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The Power of Print

I know, I know, "reading" is a righteousness issue: the kind that brings the well-meaning and high-minded to the table, causes them to pull off their spectacles and pass their palms across their foreheads at the imputation modern kids don’t want to do it. I mean, don’t want to read because of all the competing temptations out there — weak schooling, video games, the Internet, TV — as identified by commentators on a new study.

The study, issued by the National Endowment for the Arts, says daily pleasure reading among kids is on the decline. But — aha! — so also among adults. Indeed, the study correlates the drop in reading to declines in performance on math and science.

Among other findings: When you have books at home, you read more; when you don’t, you don’t. And another: Low reading skill correlates to low pay.

I have to acknowledge this isn’t the first time we have heard such stuff. I couldn’t say exactly when I first read about, perhaps commented on, pronounced declines in the intellectual drive of American students. Elvis might still have been alive then (if he isn’t now).

What’s easier to know, though not to understand, is the intractability of the desire not to learn. That’s right — not to. Americans spend enormous amount of money each year on trying to persuade students they should care whether "cat" has two t’s or just one and whether Robert E. Lee played the bull fiddle with Bob Wills or built the Brooklyn Bridge — whatever the Brooklyn Bridge may be, and wherever Brooklyn is. Whoever Bob Wills was.

A half decade in higher education convinces me that hard as the grown-ups try these days — and that isn’t monumentally hard — the kids end up with pretty much what they want in the way of knowledge. A lot or a little. Curiosity seems to drive it: the thirst to know, or not know. I had college journalism students for whom, curiously enough, curiosity was a lost art. There wasn’t anything they particularly wanted to find out about. They just wanted their degrees so they could do something or other.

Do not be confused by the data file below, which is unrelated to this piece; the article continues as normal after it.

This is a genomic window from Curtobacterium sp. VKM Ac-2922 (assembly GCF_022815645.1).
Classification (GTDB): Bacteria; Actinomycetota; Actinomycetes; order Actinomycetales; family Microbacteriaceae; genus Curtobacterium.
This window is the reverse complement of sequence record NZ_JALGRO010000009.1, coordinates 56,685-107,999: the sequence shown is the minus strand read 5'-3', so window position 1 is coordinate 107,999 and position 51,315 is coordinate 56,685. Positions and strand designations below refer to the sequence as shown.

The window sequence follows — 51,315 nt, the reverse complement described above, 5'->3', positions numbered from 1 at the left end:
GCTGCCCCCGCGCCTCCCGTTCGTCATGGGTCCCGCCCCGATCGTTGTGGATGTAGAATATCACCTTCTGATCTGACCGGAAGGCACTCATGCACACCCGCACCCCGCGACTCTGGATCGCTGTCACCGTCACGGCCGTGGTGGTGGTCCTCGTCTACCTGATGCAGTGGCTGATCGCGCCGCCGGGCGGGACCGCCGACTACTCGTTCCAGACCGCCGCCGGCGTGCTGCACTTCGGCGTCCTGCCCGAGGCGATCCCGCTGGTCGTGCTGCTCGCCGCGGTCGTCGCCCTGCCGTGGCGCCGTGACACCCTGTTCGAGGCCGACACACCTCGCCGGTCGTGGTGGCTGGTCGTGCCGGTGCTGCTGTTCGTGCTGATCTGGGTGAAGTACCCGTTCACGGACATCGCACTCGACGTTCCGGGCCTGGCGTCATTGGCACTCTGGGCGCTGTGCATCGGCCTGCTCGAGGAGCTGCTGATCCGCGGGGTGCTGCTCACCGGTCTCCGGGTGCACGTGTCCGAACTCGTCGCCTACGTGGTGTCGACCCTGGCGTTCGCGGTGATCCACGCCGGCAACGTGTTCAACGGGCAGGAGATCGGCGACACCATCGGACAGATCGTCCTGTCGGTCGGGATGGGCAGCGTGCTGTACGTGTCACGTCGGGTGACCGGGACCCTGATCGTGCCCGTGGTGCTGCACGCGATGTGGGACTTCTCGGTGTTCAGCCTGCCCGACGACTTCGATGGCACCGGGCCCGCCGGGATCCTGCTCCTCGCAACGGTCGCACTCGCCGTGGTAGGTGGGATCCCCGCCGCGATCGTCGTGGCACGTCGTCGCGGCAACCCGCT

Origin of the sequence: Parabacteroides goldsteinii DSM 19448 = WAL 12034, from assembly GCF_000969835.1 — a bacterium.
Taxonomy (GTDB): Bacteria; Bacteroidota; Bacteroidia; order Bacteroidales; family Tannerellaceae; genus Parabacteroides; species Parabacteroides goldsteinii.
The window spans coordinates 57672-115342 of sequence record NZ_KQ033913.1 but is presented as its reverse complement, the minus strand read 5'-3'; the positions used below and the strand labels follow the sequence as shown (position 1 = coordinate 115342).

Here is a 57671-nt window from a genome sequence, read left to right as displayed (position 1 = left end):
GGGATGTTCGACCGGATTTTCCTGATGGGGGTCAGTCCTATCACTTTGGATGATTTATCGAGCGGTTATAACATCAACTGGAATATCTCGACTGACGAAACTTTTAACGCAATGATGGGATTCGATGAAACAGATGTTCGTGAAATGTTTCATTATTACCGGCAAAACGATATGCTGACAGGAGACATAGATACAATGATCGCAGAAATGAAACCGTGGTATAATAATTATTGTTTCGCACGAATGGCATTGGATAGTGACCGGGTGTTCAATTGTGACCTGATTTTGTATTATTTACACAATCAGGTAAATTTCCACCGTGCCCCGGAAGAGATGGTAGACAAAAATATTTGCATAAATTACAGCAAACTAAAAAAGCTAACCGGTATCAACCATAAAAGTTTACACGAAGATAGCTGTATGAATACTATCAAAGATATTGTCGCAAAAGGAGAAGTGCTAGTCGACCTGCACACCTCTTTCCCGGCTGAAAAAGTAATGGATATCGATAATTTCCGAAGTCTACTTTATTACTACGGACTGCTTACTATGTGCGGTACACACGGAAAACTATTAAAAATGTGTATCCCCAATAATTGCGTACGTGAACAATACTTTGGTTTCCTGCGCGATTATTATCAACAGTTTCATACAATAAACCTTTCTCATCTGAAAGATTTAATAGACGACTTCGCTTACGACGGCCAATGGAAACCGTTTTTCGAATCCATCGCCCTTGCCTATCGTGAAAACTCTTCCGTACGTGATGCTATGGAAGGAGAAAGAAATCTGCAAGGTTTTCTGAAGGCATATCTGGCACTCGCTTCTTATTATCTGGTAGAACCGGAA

Reading, we’re all taught to understand, is the passport to wisdom. Except I gather that’s not what everyone wants — wisdom. There’s a lot of just-get-by-ness out there in the world, and not just among students but also among those ex-students who propagated them originally. I don’t mean this to sound snobbish. I don’t care whether a good plumber can quote "Purgatorio" (actually, I can’t either), but I care very much how he works with a pipe wrench. We do as we do because we do: I can’t put it any other way.

At the same time, we could do better than we do. Quite a lot better. The willingness of the public schools to enforce standards of knowledge and attainment fell off the cliff during the 1960s. What? Standards? Someone better/smarter than someone else? We can’t say things like that! Feelings might be hurt!

So — ha, ha (not caring if I hurt feelings), I probably know more poetry than you do, simply because the public schools I attended, in the ’50s, made us commit to memory such jewels as "Let us then be up and doing/with a heart for any fate/still achieving and pursuing/learn to labor and to wait."

The times in general are non-conducive to the pursuit of knowledge through (ugh!) looking at words on a page. Probably the point to bear in mind is that Our Times, as such, never last. They melt, they merge, they fade. Often, that’s a good thing.

I worry along with the NEA about the state of reading — the most enlivening of pastimes — but I know at the same time that curiosity is uncontainable. Those who want to know will know.

Why, when ready, they’ll even pick up a book and bury their noses between the pages to smell the glue. And then …

For the rest of us, learn to labor and to wait.

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Written By

Mr. Murchison, a nationally syndicated columnist, serves as contributing editor for The Lone Star Report, editor for Foundations (the largest traditional publication in the Episcopal Church), contributing editor for Human Life Review, and corresponding editor for Chronicles.

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